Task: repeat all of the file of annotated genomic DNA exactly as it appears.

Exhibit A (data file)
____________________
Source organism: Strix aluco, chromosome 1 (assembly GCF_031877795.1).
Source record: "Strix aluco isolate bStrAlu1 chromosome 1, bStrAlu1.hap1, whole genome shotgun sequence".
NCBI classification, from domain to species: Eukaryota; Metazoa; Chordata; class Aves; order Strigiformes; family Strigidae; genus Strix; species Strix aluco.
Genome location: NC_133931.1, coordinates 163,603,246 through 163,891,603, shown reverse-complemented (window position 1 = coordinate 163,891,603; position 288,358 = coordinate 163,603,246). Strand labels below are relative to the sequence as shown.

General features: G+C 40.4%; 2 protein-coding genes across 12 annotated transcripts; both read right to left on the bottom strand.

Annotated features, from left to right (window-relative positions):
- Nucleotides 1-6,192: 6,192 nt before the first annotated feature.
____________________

Source organism: Strix aluco, chromosome 1 (assembly GCF_031877795.1).
Source record: "Strix aluco isolate bStrAlu1 chromosome 1, bStrAlu1.hap1, whole genome shotgun sequence".
NCBI classification, from domain to species: Eukaryota; Metazoa; Chordata; class Aves; order Strigiformes; family Strigidae; genus Strix; species Strix aluco.
Genome location: NC_133931.1, coordinates 163,603,246 through 163,891,603, shown reverse-complemented (window position 1 = coordinate 163,891,603; position 288,358 = coordinate 163,603,246). Strand labels below are relative to the sequence as shown.

General features: G+C 40.4%; 2 protein-coding genes across 12 annotated transcripts; both read right to left on the bottom strand.

Annotated features, from left to right (window-relative positions):
- Nucleotides 1-6,192: 6,192 nt before the first annotated feature.